- 2X ScreeningThe investor should answer 2X-aligned screening questions before the deal is submitted for approval. The questions below explore gender-based opportunities and focus on the company’s smart inclusion of women across its workforce and supply chain, and its efforts to serve female customers. Screening questions will help determine: (1) If the deal meets thresholds and/or qualifies under the 2X Challenge; (2) if there are potential gender-based opportunities to be explored further in due diligence.
See the Gender 2X Screening Questionnaire for this sector.
- Due diligenceGender due diligence is the process of gathering gender-related data and information from the potential investee company for analysis to determine whether gender gaps present opportunities that may impact performance and affect an investee company’s operations and financials. Deal teams can integrate these questions into existing due diligence workstreams (e.g. E&S, impact, commercial). The investor will collect the due diligence information and proceed to confirm 2X qualification; (2) confirm gender-based opportunities to determine whether to take forward compared to other impact investing themes. Selected sector-specific documents can also be requested to guide due diligence further.
For gender-smart investors, due diligence on gender-based risks and negative impacts is an important aspect of ESG due diligence. Improper screening and poor management of gender-based risks can prevent effective gender-smart investing and have a detrimental impact on a company’s performance in terms of operational costs, reputational damage, stakeholder engagement, employee productivity and loss of confidence.
- Future of workThe concept of ‘work’ is changing across all dimensions: the work itself, the skills required, and where work is done. Artifical intelligence (AI) and automation is increasingly replacing certain human jobs and creating new opportunities. These changes create both a risk and opportunity associated with investing in women’s skills development for jobs of the future. Driving girls’ interest in taking up STEM subjects will be key to ensuring women are able to capture the opportunity associated with AI-related work. As important will be ensuring women are equipped with behavioural, ‘soft skills’ to take up roles that cannot be automated, thereby decreasing the automation risk in their careers, and increasing chances for career progression and promotion.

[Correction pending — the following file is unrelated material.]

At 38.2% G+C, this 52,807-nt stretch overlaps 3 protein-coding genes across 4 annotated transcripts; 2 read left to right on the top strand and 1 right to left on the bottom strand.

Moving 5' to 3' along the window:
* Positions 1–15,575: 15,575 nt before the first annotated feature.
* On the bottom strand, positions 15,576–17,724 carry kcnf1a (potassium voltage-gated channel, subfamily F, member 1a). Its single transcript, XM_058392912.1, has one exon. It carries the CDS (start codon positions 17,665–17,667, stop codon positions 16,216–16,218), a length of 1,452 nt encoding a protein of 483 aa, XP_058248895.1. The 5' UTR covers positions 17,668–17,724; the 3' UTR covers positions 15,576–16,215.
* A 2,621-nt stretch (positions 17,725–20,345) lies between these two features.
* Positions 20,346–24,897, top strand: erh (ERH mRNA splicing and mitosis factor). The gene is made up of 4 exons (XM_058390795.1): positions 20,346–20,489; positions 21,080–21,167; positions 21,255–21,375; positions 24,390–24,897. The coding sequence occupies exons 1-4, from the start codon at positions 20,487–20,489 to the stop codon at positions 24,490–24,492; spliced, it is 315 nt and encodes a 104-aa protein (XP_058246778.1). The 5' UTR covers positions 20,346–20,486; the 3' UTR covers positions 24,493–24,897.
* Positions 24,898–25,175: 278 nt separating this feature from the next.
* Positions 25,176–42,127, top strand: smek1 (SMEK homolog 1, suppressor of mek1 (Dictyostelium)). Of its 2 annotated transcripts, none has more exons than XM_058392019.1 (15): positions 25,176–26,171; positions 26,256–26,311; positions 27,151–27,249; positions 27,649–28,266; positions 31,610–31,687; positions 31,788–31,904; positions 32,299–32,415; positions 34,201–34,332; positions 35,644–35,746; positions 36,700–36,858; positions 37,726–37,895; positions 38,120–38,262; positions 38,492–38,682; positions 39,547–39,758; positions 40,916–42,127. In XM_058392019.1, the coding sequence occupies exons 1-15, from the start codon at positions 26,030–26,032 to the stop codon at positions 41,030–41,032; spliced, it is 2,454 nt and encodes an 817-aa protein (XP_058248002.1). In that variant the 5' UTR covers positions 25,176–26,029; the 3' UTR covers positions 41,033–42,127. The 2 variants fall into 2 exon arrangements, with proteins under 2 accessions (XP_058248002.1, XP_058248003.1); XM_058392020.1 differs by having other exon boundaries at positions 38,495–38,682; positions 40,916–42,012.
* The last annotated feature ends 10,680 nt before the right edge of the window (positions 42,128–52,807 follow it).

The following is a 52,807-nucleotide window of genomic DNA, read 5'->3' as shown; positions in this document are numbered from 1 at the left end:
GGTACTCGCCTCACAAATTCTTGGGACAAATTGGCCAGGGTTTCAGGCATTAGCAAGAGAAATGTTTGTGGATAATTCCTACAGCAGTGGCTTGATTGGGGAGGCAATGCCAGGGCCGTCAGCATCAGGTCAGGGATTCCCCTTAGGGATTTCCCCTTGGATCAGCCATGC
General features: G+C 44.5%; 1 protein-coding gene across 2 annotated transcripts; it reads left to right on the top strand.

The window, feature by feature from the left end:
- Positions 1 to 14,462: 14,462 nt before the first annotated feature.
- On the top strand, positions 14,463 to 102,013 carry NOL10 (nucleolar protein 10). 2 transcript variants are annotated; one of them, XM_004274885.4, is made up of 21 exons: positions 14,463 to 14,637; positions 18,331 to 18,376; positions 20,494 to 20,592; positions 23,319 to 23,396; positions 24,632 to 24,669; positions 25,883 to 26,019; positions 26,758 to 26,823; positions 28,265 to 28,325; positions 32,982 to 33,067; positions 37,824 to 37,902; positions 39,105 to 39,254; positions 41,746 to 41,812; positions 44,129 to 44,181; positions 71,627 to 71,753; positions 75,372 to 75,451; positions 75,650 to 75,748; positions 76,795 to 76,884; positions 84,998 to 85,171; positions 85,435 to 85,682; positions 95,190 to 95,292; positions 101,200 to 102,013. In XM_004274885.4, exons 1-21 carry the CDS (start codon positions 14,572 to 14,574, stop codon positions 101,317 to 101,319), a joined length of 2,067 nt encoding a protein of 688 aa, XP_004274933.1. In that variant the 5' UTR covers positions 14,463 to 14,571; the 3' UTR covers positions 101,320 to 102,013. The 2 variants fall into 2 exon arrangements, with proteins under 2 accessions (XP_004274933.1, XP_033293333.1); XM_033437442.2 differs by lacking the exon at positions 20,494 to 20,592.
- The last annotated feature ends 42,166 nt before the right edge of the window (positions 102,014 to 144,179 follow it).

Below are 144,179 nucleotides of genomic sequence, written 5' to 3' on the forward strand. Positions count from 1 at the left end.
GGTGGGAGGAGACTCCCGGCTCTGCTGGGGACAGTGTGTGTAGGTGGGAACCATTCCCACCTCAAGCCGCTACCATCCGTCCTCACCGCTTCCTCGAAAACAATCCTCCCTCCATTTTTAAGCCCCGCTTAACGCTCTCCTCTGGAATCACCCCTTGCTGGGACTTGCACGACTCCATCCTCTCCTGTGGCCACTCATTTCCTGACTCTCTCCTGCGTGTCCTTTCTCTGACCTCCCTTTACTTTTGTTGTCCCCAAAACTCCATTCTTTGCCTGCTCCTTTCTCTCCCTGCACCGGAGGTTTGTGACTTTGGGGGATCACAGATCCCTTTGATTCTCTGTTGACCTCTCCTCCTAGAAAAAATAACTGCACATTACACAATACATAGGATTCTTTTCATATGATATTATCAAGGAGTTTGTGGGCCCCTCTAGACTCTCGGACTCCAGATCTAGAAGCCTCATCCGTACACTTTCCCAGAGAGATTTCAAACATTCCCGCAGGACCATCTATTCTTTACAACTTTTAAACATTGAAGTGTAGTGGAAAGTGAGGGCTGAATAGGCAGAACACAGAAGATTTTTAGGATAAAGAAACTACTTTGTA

- Intelligence of everythingAI has the potential to adapt educational content according to student’s needs, delivering individualised remote learning (e.g. putting greater emphasis on certain topics, repeating things that students haven’t mastered). This could improve the quality of education received by women and girls, for example, by enabling them to catch up more easily (in the event of school dropouts) than classroom conditions in which teachers do not have time to reteach materials or to spend a large amount of time assessing individual needs.
- Net-zero economy transitionThe transition towards a net-zero economy creates both risks and opportunities associated with investing in women’s STEM education and skills development for jobs of the future. Driving girls’ interest in taking up STEM subjects will be key to ensuring women are able to capture the opportunity associated with green-related work that requires STEM skills, ensuring they do not get left behind. In addition, improving women’s education outcomes overall will give them the technical and behavioural skills to find green jobs across sectors.
The following resources should help investors and fund managers further develop their gender-smart investing approach in the sector.
- Asian Development Bank: ADB Gender Checklist: Education (2006)
- Caerus Capital: The Business of Education in Africa (2017)
- USAID: A Guide for Strengthening Gender Equality and Inclusiveness in Teaching and Learning Material (2015) and Education from a Gender Equality Perspective (2008)
- UNICEF & Gender-Smart: Investing in the Pathways to Employment: For Adolescent Girls and Young Women in Low and Middle-Income Countries (2020)